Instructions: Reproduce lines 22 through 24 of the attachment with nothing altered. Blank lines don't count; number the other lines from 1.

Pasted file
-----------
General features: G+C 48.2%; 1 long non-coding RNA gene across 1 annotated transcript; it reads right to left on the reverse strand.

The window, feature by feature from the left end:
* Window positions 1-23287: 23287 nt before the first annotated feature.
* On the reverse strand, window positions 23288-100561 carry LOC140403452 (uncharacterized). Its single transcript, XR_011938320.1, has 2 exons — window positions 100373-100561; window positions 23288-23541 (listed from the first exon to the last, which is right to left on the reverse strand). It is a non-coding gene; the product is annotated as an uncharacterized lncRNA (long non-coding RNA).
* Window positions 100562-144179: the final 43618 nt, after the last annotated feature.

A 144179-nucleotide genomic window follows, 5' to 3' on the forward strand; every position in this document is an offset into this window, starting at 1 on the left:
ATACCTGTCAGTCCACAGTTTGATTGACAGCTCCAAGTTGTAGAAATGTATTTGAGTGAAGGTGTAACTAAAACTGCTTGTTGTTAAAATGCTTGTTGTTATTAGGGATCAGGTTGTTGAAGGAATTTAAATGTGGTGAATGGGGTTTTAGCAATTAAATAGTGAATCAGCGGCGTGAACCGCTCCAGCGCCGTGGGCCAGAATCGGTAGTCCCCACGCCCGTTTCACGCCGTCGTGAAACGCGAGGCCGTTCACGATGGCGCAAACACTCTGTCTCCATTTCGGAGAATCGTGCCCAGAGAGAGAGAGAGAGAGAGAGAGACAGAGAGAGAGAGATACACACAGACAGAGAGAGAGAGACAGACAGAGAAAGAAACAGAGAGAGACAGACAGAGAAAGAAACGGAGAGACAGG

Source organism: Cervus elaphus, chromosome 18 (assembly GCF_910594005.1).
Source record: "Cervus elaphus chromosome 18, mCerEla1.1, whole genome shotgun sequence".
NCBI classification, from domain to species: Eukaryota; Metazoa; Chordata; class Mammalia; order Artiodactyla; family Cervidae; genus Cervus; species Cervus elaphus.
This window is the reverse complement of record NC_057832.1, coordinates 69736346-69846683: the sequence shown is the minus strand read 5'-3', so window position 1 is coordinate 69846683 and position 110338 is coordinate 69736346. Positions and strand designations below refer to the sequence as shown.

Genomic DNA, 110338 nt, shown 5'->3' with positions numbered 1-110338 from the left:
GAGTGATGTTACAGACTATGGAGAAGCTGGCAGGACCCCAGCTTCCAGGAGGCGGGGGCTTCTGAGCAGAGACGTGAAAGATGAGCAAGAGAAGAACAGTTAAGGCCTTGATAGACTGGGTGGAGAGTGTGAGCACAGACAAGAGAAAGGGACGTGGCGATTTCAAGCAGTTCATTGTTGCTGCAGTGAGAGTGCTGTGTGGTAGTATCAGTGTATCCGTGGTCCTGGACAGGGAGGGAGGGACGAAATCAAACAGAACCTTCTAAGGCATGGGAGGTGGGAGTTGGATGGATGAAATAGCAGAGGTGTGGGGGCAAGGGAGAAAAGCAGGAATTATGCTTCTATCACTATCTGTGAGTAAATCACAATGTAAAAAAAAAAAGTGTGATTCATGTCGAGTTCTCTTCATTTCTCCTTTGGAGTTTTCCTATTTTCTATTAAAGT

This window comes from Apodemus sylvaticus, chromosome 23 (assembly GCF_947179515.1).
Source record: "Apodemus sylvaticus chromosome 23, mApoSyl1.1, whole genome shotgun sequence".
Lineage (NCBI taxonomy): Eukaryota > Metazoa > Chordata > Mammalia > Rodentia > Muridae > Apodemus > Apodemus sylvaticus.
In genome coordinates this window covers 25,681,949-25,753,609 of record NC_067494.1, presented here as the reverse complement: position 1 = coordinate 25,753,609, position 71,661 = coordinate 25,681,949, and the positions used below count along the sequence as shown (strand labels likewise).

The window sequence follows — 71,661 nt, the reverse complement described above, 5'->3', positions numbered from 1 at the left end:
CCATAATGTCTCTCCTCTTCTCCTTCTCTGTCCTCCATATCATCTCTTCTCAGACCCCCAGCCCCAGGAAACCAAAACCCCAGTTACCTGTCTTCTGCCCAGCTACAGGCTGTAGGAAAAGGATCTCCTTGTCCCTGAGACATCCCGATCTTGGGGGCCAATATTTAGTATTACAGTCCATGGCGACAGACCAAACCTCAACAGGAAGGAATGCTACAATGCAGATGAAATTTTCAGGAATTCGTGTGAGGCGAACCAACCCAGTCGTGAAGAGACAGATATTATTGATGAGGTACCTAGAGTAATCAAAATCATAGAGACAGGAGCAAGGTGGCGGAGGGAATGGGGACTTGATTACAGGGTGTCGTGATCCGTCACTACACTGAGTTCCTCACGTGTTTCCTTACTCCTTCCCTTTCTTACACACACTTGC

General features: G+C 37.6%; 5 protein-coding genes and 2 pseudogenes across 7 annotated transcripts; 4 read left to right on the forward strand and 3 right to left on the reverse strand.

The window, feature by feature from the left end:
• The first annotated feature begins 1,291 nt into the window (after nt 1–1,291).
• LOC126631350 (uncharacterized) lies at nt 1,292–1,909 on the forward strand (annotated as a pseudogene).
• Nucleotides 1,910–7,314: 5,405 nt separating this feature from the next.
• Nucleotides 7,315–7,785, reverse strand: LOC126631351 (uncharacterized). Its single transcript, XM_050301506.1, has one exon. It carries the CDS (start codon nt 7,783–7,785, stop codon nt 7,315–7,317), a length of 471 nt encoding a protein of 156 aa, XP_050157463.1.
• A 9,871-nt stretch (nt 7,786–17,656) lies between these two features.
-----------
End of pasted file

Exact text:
• The first annotated feature begins 1,291 nt into the window (after nt 1–1,291).
• LOC126631350 (uncharacterized) lies at nt 1,292–1,909 on the forward strand (annotated as a pseudogene).
• Nucleotides 1,910–7,314: 5,405 nt separating this feature from the next.